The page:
In June 2016, the Armenian Parliament passed a law (amendment to the Civil Code and inter alia in Article 236), with which it proclaimed that any limitations on the rights of the pledgor to repledge the object of the original pledge is null a void. What does this mean in a layman’s terms? It ultimately means that any person who has taken out a loan against a piece of property such as a house can effectively use the same property (yes, the same house) as security to take out another loan. Since January 1st, 1999 (the day the Civil Code came into force) borrowers were at the mercy of their lenders (in Armenia’s case usually the banks) when it came to repledging their property that was used as primary collateral. The lenders usually charged exorbitant fees ($300 - $3000) to provide a piece of paper to the borrowers notoriously known as Consent to a Secondary Pledge

Obviously, this was a very important legislative amendment that somehow liberalized Armenia’s secondary mortgage markets. It also increased access to financial resources for Armenian businesses and ordinary consumers of lending services. Additionally, it intensified competition among lenders who introduced financial incentives and marketing techniques to lure the best borrowers into their balance sheets. Concurrently, this amendment created another problem (that’s usually the case, right?) and this time for unsecured debt holders. But, first things first. Let’s explore two cases when this piece of legislation might create problems in financial markets.


  1. The “Sub”s (don’t confuse those with submarines or the famous sandwiches)

Back in June 2014, the Armenian Central Bank issued a regulation whereby it set the rules for extending subordinated debt to commercial banks in Armenia. This particular regulation sparked some significant activity in the subordinated debt market. Both shareholders and independent third parties (the latest being the $15 million transaction signed between BlueOrchard Microfinance Fund[1] and InecoBank (TK & Partners acted as BlueOrchard’s legal counsel in this transaction)) started actively extending subordinated loans[2] to commercial banks. 


  1. FI markets blossoming

FI stands for Fixed Income instruments and Armenia has been seeing a lot of them lately. Yes, over the past few years, another trend is blooming in the Armenian financial markets and that is the issuance of bonds by banks and other financial institutions. In 2018, the following figures represent bond issuance figures on the Armenian Stock Exchange (AMX)[3]:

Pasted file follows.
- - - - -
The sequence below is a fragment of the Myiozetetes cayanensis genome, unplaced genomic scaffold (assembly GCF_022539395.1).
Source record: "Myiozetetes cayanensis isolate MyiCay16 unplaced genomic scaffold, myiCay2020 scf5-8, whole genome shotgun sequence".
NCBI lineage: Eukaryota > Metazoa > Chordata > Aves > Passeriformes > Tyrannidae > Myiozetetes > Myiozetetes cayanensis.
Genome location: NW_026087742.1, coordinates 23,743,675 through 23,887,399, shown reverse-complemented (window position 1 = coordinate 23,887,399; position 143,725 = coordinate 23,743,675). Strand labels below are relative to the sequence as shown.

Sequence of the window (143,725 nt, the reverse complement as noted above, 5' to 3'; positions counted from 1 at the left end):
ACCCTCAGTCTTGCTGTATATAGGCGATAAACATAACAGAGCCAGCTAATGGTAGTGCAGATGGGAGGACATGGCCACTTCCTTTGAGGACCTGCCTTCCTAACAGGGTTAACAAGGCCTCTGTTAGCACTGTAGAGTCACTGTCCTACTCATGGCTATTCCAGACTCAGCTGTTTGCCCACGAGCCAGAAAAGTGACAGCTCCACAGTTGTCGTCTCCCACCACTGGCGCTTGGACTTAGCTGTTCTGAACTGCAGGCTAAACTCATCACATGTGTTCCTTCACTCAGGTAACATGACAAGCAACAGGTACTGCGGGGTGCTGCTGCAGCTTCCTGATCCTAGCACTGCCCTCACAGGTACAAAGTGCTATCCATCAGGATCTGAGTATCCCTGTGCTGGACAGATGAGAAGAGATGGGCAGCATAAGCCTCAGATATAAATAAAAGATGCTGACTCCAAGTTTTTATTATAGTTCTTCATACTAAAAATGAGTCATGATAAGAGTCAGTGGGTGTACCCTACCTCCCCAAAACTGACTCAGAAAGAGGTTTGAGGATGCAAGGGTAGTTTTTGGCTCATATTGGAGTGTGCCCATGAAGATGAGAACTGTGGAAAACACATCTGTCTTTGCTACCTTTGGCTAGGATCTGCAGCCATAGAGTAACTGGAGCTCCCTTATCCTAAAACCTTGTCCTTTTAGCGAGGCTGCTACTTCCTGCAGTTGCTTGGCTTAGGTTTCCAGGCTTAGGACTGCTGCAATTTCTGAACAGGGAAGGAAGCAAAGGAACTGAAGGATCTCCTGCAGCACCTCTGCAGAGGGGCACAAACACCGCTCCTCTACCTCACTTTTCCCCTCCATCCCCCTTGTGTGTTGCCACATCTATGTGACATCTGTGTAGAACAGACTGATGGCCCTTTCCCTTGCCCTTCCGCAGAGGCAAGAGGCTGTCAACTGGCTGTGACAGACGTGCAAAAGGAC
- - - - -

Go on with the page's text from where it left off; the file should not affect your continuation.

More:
• AMD approximately 1.2 billion
  • USD approximately 21 million
  • EUR approximately 421 thousand

These figures we believe represent a serious leap[4] from previous years and this is also due to encouragement from the financial regulator.

More often than not, bondholders do not get asset security to cover their issuer default risk, unlike other types of loan instruments. In lieu of physical collateral against issuer debt, bondholders have to live with specific “negative pledge” language that is weaved into prospectuses carefully drafted by law firms such as ours. This is where legislative trouble begins.


What’s a “negative pledge” anyway?   

A “negative pledge” is a covenant intertwined into the loan agreement (subordinated loan for example) or the prospectus (bond issuance in this case), whereby the borrower agrees not to encumber its property with a lien for the benefit of third parties, usually without the consent of the beneficiary of the “negative pledge” covenant (i.e. the lender or the bondholder). In other words, the debtor promises the creditor not to pledge its property without asking the creditor’s permission first.

This covenant is a useful one in transactions involving debt because it gives the creditor some kind of peace of mind that other creditors will not get seniority over its unsecured debt without prior knowledge and control, in case the debtor chooses to pledge its assets as security in other debt transactions. Actually, it’s a whole different story whether this covenant protects the creditor during the debtor’s insolvency or other default situations (well, another Client Note is boiling up!). We do believe that this is a “security” of good and peaceful times.

Now, arguably Article 236 of the Armenian Civil Code prohibiting any contractual limitations on the rights of the debtor-pledgor to repledge its property also covers this covenant. We believe it does not. Why? Because the exact wording of the stated article talks about “property that is pledged”. As one might notice, in this case, there is no prior pledged property. Therefore, if there is no pledge, there can be no limitations.     


So how can we help?

Our team has extensive experience in putting together lending instruments and debt prospectuses that carefully protect the vulnerabilities of creditors under Armenian law, including this one. So please, do get in touch when you want to receive sophisticated advice.


[1] An independent Luxembourg Fund

[2] A subordinated loan is basically a loan that is not secured and below all other liabilities of the borrower in the list of priorities. In situations of default the subordinated creditors are paid right before any payment is made to the shareholders (of course if there are assets left).

[3] Source: AMX data

[4] Have to admit though that these figures are very low compared to other transition economies.